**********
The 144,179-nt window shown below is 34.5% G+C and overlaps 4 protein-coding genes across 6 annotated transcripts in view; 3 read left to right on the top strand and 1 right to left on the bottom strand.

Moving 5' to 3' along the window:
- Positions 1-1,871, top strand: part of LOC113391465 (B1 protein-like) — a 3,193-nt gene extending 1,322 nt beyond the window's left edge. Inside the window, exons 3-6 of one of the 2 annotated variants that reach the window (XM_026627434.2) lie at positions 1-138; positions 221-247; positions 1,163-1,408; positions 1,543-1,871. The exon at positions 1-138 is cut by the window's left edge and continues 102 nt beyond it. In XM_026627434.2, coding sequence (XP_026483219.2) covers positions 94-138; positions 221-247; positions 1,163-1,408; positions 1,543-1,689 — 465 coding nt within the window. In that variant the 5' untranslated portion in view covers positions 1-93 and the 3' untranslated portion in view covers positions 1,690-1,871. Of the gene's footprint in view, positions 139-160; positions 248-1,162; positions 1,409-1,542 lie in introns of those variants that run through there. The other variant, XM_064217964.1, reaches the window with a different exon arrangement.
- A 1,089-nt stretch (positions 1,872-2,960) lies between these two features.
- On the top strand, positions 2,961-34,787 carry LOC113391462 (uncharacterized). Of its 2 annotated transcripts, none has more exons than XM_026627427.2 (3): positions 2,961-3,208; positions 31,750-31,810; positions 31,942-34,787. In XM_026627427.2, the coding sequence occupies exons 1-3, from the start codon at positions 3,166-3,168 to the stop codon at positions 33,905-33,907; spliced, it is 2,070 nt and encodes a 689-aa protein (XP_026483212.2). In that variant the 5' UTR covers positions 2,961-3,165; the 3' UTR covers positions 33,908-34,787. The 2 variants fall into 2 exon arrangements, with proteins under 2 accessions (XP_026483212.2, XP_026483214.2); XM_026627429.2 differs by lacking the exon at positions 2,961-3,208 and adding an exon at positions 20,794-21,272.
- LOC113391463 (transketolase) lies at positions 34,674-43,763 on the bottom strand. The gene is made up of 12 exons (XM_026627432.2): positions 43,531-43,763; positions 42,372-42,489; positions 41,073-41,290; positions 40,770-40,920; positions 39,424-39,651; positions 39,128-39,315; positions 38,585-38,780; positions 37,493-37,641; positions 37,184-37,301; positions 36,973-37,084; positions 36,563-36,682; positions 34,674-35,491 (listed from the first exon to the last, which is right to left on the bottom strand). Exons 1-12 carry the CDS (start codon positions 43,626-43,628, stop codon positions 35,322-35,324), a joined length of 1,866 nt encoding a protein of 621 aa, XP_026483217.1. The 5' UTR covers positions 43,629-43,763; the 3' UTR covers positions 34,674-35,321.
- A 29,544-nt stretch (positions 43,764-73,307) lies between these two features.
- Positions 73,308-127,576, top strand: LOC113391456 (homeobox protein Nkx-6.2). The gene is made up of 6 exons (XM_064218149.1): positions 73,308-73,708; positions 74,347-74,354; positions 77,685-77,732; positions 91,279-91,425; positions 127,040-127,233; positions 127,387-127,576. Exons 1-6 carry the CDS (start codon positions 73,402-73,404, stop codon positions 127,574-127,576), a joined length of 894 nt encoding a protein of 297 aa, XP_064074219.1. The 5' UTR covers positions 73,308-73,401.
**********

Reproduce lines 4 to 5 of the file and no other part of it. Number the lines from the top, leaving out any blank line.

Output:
- A 1,089-nt stretch (positions 1,872-2,960) lies between these two features.
- On the top strand, positions 2,961-34,787 carry LOC113391462 (uncharacterized). Of its 2 annotated transcripts, none has more exons than XM_026627427.2 (3): positions 2,961-3,208; positions 31,750-31,810; positions 31,942-34,787. In XM_026627427.2, the coding sequence occupies exons 1-3, from the start codon at positions 3,166-3,168 to the stop codon at positions 33,905-33,907; spliced, it is 2,070 nt and encodes a 689-aa protein (XP_026483212.2). In that variant the 5' UTR covers positions 2,961-3,165; the 3' UTR covers positions 33,908-34,787. The 2 variants fall into 2 exon arrangements, with proteins under 2 accessions (XP_026483212.2, XP_026483214.2); XM_026627429.2 differs by lacking the exon at positions 2,961-3,208 and adding an exon at positions 20,794-21,272.